The Salvation Army Aged Care Plus, Australia
Title: Homelessness, mental health and holistic support: A lifestyle and wellness model in residential care
Peter Bewert is a Registered Nurse who has worked in a number of high level roles across the aged care sector. He is a representative of the Australian National Aged Care Alliance, Nurse Administrator and Advisor for Aged Care Services, both advisory roles to the Australian Commonwealth. He has been influential in shaping policy regarding palliative care through expressions of the international Salvation Army and a speaker at national and international conferences. He holds a Bachelor of Nursing and Post Graduate Qualifications in Oncology and Human resource Management.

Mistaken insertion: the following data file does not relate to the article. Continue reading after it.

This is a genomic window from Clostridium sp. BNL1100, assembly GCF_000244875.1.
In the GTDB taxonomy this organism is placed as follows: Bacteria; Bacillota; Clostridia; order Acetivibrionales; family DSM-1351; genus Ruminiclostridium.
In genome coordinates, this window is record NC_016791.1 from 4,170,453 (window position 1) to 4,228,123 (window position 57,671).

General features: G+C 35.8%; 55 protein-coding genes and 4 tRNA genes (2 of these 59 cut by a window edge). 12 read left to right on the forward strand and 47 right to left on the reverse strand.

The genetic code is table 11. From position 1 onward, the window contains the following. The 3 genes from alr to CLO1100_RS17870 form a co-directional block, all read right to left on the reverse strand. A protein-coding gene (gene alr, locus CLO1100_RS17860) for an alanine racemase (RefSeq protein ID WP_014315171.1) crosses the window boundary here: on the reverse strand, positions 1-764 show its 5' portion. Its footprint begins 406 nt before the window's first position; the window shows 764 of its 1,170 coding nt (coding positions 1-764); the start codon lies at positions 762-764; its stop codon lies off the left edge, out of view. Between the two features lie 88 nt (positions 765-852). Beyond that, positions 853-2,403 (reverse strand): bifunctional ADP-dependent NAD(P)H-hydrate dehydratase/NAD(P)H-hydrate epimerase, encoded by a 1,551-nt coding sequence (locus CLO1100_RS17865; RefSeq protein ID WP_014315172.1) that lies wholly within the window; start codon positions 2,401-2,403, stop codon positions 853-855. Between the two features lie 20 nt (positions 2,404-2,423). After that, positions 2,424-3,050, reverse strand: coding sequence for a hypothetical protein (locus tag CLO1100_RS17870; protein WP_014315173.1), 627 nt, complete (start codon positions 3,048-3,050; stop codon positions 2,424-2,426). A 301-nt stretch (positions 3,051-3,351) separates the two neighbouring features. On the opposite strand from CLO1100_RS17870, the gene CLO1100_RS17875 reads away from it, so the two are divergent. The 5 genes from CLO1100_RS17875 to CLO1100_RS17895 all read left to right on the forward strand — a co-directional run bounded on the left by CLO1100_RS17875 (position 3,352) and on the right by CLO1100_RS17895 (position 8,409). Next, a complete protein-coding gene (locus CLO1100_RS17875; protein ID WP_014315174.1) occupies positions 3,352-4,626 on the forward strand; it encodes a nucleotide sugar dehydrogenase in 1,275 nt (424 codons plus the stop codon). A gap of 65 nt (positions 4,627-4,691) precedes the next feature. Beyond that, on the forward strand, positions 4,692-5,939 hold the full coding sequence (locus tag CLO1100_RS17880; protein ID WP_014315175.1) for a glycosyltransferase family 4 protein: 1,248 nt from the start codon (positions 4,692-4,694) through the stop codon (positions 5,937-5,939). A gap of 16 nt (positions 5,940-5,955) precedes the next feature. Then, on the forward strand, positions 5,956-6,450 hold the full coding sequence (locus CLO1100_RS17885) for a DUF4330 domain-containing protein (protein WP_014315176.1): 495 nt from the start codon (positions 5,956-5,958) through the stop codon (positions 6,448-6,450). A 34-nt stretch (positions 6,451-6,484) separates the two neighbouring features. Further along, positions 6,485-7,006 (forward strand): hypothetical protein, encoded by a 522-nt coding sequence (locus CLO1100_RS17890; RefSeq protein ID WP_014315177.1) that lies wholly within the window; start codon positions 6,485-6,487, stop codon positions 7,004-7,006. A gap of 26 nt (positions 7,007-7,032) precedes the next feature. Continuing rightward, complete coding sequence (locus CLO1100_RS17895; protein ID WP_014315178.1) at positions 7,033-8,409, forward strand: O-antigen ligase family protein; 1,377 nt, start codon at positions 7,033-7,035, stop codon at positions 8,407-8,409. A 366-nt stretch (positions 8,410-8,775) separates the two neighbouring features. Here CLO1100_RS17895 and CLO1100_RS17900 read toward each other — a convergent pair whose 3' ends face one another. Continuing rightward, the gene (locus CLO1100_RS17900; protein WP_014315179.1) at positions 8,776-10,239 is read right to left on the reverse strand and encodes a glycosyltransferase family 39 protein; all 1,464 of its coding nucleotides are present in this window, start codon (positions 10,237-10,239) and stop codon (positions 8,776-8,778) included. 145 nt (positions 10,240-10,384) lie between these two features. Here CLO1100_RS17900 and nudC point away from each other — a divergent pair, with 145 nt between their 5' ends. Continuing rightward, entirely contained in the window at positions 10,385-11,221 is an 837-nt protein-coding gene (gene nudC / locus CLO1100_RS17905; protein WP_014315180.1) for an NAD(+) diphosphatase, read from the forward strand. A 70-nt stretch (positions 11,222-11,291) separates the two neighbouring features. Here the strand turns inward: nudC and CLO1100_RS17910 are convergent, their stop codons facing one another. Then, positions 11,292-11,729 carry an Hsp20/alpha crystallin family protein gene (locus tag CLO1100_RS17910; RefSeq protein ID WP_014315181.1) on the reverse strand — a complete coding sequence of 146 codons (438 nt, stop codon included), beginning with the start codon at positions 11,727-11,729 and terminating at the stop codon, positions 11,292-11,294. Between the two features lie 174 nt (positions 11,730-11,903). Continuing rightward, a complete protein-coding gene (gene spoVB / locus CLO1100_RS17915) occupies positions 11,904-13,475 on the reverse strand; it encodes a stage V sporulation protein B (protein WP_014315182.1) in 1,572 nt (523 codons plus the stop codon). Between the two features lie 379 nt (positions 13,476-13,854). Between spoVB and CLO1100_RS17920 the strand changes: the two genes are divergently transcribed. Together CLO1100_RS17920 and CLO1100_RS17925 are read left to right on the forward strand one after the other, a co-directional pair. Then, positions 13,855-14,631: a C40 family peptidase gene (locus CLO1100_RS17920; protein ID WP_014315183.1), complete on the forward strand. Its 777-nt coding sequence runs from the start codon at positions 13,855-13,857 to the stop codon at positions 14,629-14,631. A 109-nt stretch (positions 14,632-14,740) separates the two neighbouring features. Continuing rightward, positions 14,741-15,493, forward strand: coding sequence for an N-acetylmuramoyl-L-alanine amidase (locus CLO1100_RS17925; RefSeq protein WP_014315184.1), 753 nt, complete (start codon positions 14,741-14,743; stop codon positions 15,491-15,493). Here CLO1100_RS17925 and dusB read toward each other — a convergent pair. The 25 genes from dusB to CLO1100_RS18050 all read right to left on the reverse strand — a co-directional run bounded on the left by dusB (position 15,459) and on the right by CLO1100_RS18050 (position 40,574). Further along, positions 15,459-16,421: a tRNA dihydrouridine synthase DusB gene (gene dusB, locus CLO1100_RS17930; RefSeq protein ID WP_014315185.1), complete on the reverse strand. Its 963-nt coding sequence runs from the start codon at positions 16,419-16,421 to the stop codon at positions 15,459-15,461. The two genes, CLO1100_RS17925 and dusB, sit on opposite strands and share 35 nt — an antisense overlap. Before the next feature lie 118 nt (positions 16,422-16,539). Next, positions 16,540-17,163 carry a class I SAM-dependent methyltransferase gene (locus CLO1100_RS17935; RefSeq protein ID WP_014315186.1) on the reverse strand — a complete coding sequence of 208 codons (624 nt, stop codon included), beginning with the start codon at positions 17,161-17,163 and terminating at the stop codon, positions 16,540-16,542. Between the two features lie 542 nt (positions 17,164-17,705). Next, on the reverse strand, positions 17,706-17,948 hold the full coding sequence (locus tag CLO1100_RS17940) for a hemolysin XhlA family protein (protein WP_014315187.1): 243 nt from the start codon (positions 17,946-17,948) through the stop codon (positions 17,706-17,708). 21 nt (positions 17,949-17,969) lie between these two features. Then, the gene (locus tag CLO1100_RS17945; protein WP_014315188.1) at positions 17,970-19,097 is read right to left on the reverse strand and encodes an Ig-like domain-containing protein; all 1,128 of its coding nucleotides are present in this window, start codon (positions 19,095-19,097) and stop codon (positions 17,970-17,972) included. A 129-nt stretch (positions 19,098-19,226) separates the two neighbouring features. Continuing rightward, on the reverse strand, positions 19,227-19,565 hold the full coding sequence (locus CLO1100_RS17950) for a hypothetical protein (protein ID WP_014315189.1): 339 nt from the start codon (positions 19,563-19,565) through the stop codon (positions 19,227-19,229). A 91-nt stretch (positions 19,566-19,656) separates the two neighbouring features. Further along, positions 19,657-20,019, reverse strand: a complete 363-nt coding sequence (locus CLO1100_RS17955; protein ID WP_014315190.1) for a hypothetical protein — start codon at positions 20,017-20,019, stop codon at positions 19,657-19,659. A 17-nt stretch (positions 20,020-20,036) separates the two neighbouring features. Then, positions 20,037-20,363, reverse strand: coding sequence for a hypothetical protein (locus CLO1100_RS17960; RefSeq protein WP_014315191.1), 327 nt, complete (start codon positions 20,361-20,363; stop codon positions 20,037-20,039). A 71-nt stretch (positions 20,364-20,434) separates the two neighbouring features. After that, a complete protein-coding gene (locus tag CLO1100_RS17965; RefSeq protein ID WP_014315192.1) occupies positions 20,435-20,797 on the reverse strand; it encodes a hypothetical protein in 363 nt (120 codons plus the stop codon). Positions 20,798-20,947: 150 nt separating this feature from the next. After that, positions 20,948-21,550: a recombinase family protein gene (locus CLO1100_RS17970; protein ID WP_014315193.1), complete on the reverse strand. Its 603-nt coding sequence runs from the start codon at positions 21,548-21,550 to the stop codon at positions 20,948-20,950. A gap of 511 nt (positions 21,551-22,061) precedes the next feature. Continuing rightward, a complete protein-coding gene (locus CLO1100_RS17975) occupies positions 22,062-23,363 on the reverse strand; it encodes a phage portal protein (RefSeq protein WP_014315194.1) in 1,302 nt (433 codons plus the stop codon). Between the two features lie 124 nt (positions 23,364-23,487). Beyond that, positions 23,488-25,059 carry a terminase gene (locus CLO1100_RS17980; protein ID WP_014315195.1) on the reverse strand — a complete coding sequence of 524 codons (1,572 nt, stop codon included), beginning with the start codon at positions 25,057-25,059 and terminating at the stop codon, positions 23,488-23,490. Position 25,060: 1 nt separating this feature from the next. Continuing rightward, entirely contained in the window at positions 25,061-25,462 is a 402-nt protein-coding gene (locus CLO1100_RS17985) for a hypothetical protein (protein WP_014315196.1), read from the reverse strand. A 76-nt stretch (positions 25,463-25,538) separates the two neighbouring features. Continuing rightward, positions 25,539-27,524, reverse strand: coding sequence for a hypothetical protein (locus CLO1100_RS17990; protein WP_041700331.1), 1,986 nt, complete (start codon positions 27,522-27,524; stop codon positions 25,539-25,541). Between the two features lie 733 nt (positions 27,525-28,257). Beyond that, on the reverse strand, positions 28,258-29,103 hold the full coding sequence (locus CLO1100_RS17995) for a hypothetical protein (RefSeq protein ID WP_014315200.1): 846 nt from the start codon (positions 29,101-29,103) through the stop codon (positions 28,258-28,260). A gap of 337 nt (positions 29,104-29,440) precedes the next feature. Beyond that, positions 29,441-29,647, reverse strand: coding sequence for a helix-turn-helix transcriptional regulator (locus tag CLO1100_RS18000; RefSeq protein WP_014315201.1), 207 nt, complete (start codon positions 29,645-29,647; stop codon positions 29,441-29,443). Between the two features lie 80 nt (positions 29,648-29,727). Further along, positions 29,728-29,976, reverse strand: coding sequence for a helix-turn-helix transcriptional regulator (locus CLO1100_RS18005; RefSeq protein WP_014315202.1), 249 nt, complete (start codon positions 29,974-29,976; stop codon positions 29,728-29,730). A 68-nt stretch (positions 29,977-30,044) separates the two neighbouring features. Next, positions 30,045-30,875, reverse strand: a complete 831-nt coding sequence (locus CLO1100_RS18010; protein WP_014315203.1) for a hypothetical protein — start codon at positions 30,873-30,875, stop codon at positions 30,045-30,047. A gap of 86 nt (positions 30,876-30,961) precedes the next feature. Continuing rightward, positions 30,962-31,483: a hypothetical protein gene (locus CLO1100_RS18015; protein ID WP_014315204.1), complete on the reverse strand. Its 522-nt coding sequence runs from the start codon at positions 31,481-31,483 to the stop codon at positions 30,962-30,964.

The model of care is based on a relationship-based, person-centred focus offered as a specialist care home for men, the majority of whom have a mental illness, history of incarceration/institutionalisation or homelessness, substance abuse and previous failed residential placements. There is a general reluctance to admit this cohort to mainstream aged care for various reasons (substance use/abuse, personal hygiene and compatibility). Further, some residents in the centre have come from the justice system, where disproportionate percentages are sex offenders; not always preferred candidates for residential aged care homes require placement. 150% of the current resident population at Montrose are managed through the Office of the Adult Guardian (Public Trustee) due to a history of incarceration or homelessness. With a basis in equality and empowerment, the model comprises a three staged, resident centric governance process achieving balance between dependence, interdependence and independence by: •Focusing on capabilities, not deficits •Fostering a shared understanding of importance in the residents day-to-day life, their current situation and the future they desire. Experience has shown the best relationships are reciprocal – thus, the centre philosophy is based on a collaborative, reciprocal and respectful relationship between the residents and care staff. This is vital working with people who have limited family and social networks. The care home is well respected as a unique and dynamic home with a focus on relationships and connection to others. Since implementing the model in 2013 there has been a reduced resident turnover rate within the home with fewer discharges related to decreased life expectancy or return to a homeless lifestyle. Residents experience an increased sense of contentment and community connect with the local community and residential community at the home.